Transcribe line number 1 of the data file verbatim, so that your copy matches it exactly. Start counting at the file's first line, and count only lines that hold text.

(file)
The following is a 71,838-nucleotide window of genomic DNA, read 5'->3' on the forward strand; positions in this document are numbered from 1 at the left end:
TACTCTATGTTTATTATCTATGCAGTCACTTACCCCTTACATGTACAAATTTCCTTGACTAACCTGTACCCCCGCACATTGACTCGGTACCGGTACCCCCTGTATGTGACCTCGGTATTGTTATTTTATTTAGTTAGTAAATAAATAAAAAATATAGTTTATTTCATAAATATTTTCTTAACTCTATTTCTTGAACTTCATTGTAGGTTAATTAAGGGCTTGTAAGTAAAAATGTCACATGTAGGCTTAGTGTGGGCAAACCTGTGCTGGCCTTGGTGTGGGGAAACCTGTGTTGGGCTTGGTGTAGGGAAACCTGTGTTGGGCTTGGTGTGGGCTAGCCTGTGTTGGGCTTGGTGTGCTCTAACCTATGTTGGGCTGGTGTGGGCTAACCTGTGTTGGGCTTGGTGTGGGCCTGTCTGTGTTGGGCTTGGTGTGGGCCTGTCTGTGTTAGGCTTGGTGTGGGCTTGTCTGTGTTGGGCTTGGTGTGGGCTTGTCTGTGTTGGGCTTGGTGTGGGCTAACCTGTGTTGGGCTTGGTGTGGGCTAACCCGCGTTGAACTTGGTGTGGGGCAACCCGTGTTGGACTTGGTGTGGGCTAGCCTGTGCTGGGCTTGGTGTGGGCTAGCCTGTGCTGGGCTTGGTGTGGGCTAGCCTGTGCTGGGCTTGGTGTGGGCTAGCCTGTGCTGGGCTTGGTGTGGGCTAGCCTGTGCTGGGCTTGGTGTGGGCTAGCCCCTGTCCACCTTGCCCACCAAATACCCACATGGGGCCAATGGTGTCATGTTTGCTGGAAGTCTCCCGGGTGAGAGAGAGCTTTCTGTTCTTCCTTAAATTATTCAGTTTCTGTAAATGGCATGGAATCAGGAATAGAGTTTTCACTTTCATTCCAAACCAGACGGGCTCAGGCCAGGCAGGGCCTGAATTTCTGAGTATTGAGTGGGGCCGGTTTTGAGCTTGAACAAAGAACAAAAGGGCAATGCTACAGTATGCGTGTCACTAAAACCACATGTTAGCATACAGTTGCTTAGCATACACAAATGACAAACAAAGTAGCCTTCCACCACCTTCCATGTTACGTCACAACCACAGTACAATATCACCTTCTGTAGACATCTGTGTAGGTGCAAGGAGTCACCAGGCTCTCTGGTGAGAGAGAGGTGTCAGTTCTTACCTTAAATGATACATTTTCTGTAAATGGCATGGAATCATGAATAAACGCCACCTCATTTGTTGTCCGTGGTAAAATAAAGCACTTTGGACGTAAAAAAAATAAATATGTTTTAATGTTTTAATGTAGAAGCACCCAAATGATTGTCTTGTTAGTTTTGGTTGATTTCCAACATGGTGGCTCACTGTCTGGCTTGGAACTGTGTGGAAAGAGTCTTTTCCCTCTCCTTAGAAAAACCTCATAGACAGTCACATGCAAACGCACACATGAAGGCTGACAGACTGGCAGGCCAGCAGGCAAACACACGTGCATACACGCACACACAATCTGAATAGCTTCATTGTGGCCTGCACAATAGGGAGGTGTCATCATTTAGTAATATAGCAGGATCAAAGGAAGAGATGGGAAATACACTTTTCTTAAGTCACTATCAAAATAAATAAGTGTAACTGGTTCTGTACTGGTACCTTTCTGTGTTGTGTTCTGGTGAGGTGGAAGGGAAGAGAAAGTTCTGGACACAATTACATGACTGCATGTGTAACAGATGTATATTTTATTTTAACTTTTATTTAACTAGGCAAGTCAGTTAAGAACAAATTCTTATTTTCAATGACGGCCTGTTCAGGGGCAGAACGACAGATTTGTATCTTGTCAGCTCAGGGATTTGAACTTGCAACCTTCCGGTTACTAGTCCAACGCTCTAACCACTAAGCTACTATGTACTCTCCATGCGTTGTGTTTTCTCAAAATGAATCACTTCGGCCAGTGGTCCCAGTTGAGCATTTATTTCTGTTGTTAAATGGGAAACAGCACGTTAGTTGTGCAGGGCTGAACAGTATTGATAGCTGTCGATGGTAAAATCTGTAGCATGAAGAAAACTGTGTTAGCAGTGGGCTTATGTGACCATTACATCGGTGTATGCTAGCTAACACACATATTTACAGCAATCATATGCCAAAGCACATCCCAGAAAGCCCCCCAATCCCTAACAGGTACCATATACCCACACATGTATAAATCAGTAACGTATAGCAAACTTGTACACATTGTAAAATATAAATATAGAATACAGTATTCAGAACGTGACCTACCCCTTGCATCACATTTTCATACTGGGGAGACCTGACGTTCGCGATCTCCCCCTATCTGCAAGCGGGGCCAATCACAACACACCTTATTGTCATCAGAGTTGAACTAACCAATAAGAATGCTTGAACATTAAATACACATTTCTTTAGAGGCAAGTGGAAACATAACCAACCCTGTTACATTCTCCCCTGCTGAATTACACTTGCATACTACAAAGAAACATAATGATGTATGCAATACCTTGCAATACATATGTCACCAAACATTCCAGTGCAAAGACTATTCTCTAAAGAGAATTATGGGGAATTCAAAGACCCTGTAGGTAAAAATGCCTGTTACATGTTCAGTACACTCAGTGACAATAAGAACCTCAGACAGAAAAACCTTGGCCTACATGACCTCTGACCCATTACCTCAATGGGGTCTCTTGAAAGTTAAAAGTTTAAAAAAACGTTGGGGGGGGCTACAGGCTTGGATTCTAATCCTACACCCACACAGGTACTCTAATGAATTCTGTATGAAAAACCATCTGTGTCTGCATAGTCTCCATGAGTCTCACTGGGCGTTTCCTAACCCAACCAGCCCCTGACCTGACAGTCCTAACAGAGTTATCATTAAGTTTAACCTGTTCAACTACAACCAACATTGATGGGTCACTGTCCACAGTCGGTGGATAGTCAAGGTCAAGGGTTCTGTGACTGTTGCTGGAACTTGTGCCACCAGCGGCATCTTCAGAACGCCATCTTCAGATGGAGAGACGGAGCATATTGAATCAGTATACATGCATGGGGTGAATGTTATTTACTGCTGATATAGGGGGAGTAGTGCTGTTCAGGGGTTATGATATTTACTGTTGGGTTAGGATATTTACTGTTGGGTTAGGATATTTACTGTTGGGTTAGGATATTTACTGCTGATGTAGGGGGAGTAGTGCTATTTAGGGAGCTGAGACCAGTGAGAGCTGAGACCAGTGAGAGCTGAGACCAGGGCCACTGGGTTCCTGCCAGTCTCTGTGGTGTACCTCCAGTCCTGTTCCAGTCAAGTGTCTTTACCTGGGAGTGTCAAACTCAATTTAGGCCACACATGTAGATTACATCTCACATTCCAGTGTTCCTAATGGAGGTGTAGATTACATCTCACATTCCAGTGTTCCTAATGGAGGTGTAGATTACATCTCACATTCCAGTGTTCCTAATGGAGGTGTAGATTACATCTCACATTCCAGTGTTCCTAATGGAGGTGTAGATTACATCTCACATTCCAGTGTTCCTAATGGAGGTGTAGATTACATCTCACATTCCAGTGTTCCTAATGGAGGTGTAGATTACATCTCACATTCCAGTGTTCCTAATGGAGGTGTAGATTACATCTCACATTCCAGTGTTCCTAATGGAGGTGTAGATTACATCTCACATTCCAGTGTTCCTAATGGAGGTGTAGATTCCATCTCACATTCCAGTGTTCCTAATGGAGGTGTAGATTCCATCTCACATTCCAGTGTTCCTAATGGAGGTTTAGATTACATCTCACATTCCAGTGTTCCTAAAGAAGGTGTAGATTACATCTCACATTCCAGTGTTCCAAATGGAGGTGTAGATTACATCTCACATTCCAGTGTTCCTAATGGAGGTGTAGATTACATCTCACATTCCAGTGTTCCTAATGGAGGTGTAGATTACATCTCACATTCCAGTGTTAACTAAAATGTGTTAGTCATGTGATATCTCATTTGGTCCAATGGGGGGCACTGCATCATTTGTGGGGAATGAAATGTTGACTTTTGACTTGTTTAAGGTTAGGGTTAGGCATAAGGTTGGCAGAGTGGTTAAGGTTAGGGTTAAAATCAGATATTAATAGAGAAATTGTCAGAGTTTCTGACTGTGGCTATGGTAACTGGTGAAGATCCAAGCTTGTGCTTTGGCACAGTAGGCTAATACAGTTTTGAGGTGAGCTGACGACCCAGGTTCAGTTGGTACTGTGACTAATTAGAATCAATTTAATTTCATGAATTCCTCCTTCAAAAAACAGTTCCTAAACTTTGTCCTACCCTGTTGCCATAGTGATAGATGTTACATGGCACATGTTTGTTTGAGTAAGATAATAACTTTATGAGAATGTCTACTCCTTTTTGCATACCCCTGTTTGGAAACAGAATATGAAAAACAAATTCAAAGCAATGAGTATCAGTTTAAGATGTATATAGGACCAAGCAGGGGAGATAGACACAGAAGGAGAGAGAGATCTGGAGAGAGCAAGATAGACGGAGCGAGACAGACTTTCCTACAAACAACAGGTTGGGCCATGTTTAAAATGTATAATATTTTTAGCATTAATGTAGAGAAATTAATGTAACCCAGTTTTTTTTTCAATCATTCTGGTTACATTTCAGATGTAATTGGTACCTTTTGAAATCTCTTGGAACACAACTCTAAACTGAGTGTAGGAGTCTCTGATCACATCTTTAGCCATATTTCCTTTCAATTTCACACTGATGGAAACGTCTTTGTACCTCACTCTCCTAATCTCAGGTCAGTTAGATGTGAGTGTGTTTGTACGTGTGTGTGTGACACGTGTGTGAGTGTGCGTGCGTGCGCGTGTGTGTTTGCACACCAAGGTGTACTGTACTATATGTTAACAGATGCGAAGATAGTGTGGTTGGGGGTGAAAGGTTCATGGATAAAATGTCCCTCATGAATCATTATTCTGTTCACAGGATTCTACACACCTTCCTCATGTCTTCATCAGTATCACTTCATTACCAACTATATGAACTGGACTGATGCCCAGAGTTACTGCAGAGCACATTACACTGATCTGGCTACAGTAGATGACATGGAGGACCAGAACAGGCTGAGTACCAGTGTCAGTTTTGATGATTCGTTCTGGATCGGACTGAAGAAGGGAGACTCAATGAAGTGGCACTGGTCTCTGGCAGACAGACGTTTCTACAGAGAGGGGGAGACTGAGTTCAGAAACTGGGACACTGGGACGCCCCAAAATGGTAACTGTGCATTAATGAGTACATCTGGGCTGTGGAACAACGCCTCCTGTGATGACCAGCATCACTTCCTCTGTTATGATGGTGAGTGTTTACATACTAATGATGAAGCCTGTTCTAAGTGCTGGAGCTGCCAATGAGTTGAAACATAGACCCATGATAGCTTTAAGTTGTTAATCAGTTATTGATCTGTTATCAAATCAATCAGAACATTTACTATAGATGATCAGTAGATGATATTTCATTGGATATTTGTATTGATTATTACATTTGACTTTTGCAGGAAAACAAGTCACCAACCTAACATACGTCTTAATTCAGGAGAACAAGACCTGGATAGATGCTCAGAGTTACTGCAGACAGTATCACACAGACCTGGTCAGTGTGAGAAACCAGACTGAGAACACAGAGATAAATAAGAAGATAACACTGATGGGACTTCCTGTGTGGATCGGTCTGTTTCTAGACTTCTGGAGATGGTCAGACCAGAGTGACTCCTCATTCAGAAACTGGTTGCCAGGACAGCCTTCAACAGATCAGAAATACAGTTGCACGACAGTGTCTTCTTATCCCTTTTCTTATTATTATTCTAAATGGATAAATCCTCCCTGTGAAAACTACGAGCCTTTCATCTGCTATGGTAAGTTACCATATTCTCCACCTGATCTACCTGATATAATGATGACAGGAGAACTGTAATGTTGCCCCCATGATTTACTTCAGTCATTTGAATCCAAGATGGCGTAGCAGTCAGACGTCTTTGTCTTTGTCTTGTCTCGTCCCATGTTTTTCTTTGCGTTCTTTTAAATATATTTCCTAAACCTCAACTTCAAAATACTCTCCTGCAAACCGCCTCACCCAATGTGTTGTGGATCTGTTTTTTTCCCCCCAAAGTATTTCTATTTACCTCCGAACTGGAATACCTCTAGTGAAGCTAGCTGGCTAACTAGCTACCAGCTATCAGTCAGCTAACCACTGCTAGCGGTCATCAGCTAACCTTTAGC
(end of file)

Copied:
The following is a 71,838-nucleotide window of genomic DNA, read 5'->3' on the forward strand; positions in this document are numbered from 1 at the left end: